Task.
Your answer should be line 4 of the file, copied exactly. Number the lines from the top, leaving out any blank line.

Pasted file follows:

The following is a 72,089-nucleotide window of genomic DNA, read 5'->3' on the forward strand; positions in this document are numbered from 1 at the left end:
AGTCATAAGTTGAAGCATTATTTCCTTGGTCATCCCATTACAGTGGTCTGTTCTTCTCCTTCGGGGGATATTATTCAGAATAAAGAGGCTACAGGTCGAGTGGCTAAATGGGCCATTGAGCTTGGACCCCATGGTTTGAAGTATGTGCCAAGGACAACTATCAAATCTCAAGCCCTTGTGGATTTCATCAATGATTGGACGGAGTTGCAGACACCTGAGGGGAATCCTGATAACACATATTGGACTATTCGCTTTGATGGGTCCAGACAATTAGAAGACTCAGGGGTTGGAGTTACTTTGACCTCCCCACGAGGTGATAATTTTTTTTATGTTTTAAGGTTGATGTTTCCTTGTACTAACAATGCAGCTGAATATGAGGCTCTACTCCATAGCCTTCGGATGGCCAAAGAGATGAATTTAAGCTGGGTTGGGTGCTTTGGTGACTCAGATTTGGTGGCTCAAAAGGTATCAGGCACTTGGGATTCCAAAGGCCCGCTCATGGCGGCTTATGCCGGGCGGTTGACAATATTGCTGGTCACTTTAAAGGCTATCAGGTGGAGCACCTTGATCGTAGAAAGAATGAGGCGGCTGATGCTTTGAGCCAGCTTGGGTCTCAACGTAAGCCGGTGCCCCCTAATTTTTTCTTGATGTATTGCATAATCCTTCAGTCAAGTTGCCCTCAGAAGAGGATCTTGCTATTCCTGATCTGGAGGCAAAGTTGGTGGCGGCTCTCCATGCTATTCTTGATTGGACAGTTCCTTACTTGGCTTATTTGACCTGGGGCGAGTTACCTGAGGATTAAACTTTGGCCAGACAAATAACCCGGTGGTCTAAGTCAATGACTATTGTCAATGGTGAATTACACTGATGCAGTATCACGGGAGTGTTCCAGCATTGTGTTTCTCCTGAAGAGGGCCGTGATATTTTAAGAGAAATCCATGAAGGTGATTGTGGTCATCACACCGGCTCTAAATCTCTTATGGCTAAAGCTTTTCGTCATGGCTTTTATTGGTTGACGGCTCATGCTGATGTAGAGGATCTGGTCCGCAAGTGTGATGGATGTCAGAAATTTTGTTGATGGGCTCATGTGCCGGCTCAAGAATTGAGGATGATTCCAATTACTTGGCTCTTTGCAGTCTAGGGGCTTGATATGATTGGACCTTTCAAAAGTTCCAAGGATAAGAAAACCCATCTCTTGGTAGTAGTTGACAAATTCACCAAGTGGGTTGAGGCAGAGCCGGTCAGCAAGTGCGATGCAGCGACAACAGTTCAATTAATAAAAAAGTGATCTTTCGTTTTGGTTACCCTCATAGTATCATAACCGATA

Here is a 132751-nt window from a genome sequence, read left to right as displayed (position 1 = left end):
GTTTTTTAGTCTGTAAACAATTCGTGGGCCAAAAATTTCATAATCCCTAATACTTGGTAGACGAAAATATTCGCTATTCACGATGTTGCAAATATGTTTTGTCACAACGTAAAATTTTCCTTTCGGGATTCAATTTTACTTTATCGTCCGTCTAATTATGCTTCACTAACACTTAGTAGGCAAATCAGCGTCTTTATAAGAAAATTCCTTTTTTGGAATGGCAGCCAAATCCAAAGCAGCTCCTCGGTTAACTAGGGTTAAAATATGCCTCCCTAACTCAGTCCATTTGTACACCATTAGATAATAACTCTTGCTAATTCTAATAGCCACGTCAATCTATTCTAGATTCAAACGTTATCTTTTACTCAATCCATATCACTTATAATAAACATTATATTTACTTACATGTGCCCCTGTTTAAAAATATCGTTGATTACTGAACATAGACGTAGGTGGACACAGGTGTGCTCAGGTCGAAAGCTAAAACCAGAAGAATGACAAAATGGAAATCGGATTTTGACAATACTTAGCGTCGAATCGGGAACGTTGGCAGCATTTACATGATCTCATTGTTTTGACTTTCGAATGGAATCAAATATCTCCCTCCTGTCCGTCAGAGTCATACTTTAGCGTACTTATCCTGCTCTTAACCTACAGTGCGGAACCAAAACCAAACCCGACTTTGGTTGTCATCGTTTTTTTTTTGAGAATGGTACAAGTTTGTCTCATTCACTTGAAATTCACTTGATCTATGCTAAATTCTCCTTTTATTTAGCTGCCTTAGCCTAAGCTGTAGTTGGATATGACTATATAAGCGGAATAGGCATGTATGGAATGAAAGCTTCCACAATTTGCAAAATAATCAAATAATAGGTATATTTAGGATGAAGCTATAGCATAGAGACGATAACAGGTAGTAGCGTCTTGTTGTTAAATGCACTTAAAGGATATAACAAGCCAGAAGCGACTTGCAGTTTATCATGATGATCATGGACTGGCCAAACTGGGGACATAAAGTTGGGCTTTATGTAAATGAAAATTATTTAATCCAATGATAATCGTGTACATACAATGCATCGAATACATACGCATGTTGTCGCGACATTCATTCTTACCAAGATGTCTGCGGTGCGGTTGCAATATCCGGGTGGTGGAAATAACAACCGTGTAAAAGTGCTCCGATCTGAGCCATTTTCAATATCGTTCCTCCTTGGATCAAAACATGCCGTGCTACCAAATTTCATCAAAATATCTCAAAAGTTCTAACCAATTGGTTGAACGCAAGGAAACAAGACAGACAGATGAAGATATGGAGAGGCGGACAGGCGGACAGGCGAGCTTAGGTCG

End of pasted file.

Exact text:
GTTTTTTAGTCTGTAAACAATTCGTGGGCCAAAAATTTCATAATCCCTAATACTTGGTAGACGAAAATATTCGCTATTCACGATGTTGCAAATATGTTTTGTCACAACGTAAAATTTTCCTTTCGGGATTCAATTTTACTTTATCGTCCGTCTAATTATGCTTCACTAACACTTAGTAGGCAAATCAGCGTCTTTATAAGAAAATTCCTTTTTTGGAATGGCAGCCAAATCCAAAGCAGCTCCTCGGTTAACTAGGGTTAAAATATGCCTCCCTAACTCAGTCCATTTGTACACCATTAGATAATAACTCTTGCTAATTCTAATAGCCACGTCAATCTATTCTAGATTCAAACGTTATCTTTTACTCAATCCATATCACTTATAATAAACATTATATTTACTTACATGTGCCCCTGTTTAAAAATATCGTTGATTACTGAACATAGACGTAGGTGGACACAGGTGTGCTCAGGTCGAAAGCTAAAACCAGAAGAATGACAAAATGGAAATCGGATTTTGACAATACTTAGCGTCGAATCGGGAACGTTGGCAGCATTTACATGATCTCATTGTTTTGACTTTCGAATGGAATCAAATATCTCCCTCCTGTCCGTCAGAGTCATACTTTAGCGTACTTATCCTGCTCTTAACCTACAGTGCGGAACCAAAACCAAACCCGACTTTGGTTGTCATCGTTTTTTTTTTGAGAATGGTACAAGTTTGTCTCATTCACTTGAAATTCACTTGATCTATGCTAAATTCTCCTTTTATTTAGCTGCCTTAGCCTAAGCTGTAGTTGGATATGACTATATAAGCGGAATAGGCATGTATGGAATGAAAGCTTCCACAATTTGCAAAATAATCAAATAATAGGTATATTTAGGATGAAGCTATAGCATAGAGACGATAACAGGTAGTAGCGTCTTGTTGTTAAATGCACTTAAAGGATATAACAAGCCAGAAGCGACTTGCAGTTTATCATGATGATCATGGACTGGCCAAACTGGGGACATAAAGTTGGGCTTTATGTAAATGAAAATTATTTAATCCAATGATAATCGTGTACATACAATGCATCGAATACATACGCATGTTGTCGCGACATTCATTCTTACCAAGATGTCTGCGGTGCGGTTGCAATATCCGGGTGGTGGAAATAACAACCGTGTAAAAGTGCTCCGATCTGAGCCATTTTCAATATCGTTCCTCCTTGGATCAAAACATGCCGTGCTACCAAATTTCATCAAAATATCTCAAAAGTTCTAACCAATTGGTTGAACGCAAGGAAACAAGACAGACAGATGAAGATATGGAGAGGCGGACAGGCGGACAGGCGAGCTTAGGTCG